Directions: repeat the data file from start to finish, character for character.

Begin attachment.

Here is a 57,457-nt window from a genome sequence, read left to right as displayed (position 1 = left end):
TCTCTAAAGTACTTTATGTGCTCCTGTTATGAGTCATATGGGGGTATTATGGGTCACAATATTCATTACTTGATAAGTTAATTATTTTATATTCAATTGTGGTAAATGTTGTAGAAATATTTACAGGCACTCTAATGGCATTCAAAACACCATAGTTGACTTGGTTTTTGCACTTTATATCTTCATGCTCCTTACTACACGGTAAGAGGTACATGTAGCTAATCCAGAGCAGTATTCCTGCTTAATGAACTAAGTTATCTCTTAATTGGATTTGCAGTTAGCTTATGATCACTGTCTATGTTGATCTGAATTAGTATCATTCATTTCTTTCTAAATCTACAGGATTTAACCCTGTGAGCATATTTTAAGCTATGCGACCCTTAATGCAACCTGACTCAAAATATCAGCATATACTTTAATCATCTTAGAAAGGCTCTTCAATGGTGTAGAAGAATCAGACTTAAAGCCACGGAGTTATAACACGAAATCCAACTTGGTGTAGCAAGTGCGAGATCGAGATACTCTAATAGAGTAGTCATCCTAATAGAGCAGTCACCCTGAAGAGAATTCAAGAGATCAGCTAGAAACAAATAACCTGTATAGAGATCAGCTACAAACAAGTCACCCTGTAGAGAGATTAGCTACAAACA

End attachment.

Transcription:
Here is a 57,457-nt window from a genome sequence, read left to right as displayed (position 1 = left end):
TCTCTAAAGTACTTTATGTGCTCCTGTTATGAGTCATATGGGGGTATTATGGGTCACAATATTCATTACTTGATAAGTTAATTATTTTATATTCAATTGTGGTAAATGTTGTAGAAATATTTACAGGCACTCTAATGGCATTCAAAACACCATAGTTGACTTGGTTTTTGCACTTTATATCTTCATGCTCCTTACTACACGGTAAGAGGTACATGTAGCTAATCCAGAGCAGTATTCCTGCTTAATGAACTAAGTTATCTCTTAATTGGATTTGCAGTTAGCTTATGATCACTGTCTATGTTGATCTGAATTAGTATCATTCATTTCTTTCTAAATCTACAGGATTTAACCCTGTGAGCATATTTTAAGCTATGCGACCCTTAATGCAACCTGACTCAAAATATCAGCATATACTTTAATCATCTTAGAAAGGCTCTTCAATGGTGTAGAAGAATCAGACTTAAAGCCACGGAGTTATAACACGAAATCCAACTTGGTGTAGCAAGTGCGAGATCGAGATACTCTAATAGAGTAGTCATCCTAATAGAGCAGTCACCCTGAAGAGAATTCAAGAGATCAGCTAGAAACAAATAACCTGTATAGAGATCAGCTACAAACAAGTCACCCTGTAGAGAGATTAGCTACAAACA